The founder of House of Wolf, Lou Wolfenden, explains how her Beaconsfield home inspired an interior design business with a little bite
I was first struck with interiors whilst in Denmark as a child (my father worked there for 18 months so we went over every holiday). Once we rented a house from a friend of his and it was a treasure trove of interesting designs that I’d never seen before and I was entranced. My grandfather was a sculptor and I definitely got some of his creative genes.
I ended up obtaining a diploma from the National Design Academy in 2003 – I knew that one day I would love to run my own business. I firstly had a long corporate career from 1999-2014 working in in-house recruitment. I learnt invaluable skills that transferred into setting up my own business – from building relationships/stakeholder management to negotiation – and all were important groundings and skills I still use every week.
I was on maternity leave from my corporate role with my third and final child, which coincided with my role project managing the build of our family home. I grew up in Beaconsfield and my parents still live here – it was an obvious place to move to when we started a family as my parents were willing to help and we both worked in London at the time.
Once we moved in friends and family saw my work and asked me to help them – the stars aligned as the right time to throw in the towel corporately and bite the bullet. With a young family and my husband working away a lot, I felt having a role which was based from home was more workable for us at that point.
I would describe my home’s style as modern luxe with vintage twist. I love the open plan kitchen/living/dining area, which is a good thing given how much time we spend in here! I love it even more since we finally completed a terrace outside last summer – when the doors are open, the connection with all of the outside greenery really makes my heart sing.
I find colour really uplifting and believe it has a strong connection to your mood. I often think interiors starting points can be a person’s wardrobe, as you often have clothing which makes you feel a certain way – this can translate into your home too as it is so closely an extension of your personality.
With House of Wolf, I want to offer accessible design in a flexible way. I think the industry can have perception that it is out of reach, but I tailor my approach so individually to the specific client. I work on fixed fees, but also have an hourly rate option (House of Wolf “Happy Hour”).
Tapping into the story of the family or the individual is super important – having accessories or artefacts that really connect with them as people. For instance, I love commissioning things such as artwork that reflect the person’s background or reflecting in other items. I collect Japanese Kokeshi Dolls having lived in Tokyo. For a music lover client I found a Acid House Love Blueprint for the wall, showing a history of dance music and rave culture mapped out on the circuit diagram of a 303 bass synthesizer. I don’t like things to be too shiny and new in isolation – I like to ground with some vintage pieces or a variety of textures.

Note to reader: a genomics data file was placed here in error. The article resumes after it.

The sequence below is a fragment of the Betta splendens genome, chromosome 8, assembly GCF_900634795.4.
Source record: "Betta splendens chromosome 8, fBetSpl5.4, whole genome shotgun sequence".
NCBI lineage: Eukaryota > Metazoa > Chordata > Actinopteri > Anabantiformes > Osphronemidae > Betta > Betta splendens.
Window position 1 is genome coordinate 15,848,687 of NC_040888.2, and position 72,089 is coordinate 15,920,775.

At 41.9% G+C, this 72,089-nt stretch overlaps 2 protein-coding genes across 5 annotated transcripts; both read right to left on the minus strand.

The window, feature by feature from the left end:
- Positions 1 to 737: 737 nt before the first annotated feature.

What’s next for the House of Wolf? I would love to add more products to the HOWL (House of Wolf Loves) e-commerce section of my site. I have some vintage pieces and I’d also love to work on a cushion or fabrics/wallpaper collection.
TWO PROJECTS IN FOCUS
The layout was not working – the kitchen was a tight squeeze and there was wasted space with a utility room and door onto the garden and a stud wall blocking the light. The dining table was pretty much unusable as it was in a long galley room, making it hard to have more than two people sitting. So we opened up the space, knocked the stud work down and relocated the kitchen into a galley formation using the long run for the units. We also knocked out some wasted space under the stairs, which allowed for a bigger worktop run.
The transformation enabled us to have bi-folds onto the garden from the new dining areas (the old kitchen) and a much larger table for eight guests to eat at. The client said it transformed their lives. I worked with Goodwood for the bespoke joinery – we used every inch of space and got all of the client’s wish list into the design including her dream pantry cupboard for all her tins/jars and spices.
The brief was bright and cheerful. I came up with the green connecting the garden and some accents of orange to add some vibrancy. The rolling Yorkshire moors wallpaper was a nod to my client’s roots.
Hampstead batchelor apartment
This was a three bed brand new apartment – it was a blank canvas. The client was a single guy and wanting to start from scratch, so I pushed him into colour. The master bedroom is blue and grey, but I added some neon pops and coral to ensure some femininity and softness.
We used a lot of local London independents. The blue hallway console was especially made to fit the space and have individual drawer space for scarves, hats, gloves etc.
I designed the huge green TV media unit to disguise the enormous TV and have it blend better in the space. The client loves music and I persuaded him to give up the formal ‘dining room’ as this was overkill with the open plan kitchen/diner right next door. Instead, he now has an extra space to relax in and we managed to put a desk in there too, which has come into its own.